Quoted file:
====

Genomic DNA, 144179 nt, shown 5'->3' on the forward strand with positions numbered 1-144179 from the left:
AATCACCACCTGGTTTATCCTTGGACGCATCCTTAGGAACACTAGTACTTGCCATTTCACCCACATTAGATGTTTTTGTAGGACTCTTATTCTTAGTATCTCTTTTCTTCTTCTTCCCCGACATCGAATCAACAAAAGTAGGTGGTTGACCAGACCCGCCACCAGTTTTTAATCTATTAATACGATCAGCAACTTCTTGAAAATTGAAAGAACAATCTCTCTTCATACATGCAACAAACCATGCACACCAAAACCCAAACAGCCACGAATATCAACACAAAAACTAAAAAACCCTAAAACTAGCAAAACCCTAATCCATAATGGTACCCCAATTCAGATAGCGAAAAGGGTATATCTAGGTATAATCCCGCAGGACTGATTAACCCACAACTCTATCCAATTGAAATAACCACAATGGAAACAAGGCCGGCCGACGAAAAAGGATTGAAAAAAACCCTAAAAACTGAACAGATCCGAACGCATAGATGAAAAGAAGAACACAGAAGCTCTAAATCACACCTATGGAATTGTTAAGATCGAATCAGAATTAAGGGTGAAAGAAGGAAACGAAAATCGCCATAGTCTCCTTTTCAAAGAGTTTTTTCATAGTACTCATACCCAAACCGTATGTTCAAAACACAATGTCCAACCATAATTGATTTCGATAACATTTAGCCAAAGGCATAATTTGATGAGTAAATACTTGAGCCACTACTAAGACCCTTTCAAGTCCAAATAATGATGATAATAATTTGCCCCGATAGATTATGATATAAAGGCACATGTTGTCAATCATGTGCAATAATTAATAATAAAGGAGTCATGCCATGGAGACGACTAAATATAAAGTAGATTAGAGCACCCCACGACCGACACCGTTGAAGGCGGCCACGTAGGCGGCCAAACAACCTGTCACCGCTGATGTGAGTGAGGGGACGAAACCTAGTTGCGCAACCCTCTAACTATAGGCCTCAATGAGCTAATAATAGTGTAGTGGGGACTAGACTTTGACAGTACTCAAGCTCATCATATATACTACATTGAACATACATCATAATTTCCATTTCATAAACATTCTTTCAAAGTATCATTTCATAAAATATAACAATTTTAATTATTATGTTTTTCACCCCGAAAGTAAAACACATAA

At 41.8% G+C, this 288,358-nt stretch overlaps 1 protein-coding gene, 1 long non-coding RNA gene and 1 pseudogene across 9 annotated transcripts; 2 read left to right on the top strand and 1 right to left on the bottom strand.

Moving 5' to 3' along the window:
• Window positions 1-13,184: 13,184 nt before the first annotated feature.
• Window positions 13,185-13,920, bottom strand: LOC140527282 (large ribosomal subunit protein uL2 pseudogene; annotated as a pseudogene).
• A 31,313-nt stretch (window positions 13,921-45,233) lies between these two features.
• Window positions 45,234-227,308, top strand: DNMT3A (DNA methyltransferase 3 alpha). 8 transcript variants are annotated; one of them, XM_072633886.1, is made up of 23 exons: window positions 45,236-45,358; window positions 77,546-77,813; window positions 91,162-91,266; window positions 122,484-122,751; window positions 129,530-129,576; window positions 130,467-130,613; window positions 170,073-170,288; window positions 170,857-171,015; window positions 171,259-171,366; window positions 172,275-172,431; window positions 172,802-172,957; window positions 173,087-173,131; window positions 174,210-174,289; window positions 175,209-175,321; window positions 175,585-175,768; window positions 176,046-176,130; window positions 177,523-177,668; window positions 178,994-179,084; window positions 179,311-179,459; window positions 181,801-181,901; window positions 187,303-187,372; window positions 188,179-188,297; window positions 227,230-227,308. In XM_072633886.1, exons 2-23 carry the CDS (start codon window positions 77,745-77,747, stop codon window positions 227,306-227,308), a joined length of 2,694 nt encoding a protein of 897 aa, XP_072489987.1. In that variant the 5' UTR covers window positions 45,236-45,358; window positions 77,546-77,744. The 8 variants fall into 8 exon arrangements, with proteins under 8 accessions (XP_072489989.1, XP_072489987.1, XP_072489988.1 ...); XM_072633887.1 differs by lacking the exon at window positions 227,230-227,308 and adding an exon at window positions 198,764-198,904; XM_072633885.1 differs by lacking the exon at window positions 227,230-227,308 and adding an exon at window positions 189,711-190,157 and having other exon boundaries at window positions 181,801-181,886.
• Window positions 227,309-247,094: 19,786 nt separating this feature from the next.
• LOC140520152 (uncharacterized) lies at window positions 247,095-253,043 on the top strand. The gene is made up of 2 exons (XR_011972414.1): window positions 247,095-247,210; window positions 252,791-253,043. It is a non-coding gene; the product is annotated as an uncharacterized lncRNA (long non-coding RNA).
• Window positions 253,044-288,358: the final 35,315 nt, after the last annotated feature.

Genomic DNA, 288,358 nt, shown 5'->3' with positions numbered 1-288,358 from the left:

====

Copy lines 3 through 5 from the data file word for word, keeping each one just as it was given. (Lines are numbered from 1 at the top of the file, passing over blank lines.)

At 41.8% G+C, this 288,358-nt stretch overlaps 1 protein-coding gene, 1 long non-coding RNA gene and 1 pseudogene across 9 annotated transcripts; 2 read left to right on the top strand and 1 right to left on the bottom strand.

Moving 5' to 3' along the window:
• Window positions 1-13,184: 13,184 nt before the first annotated feature.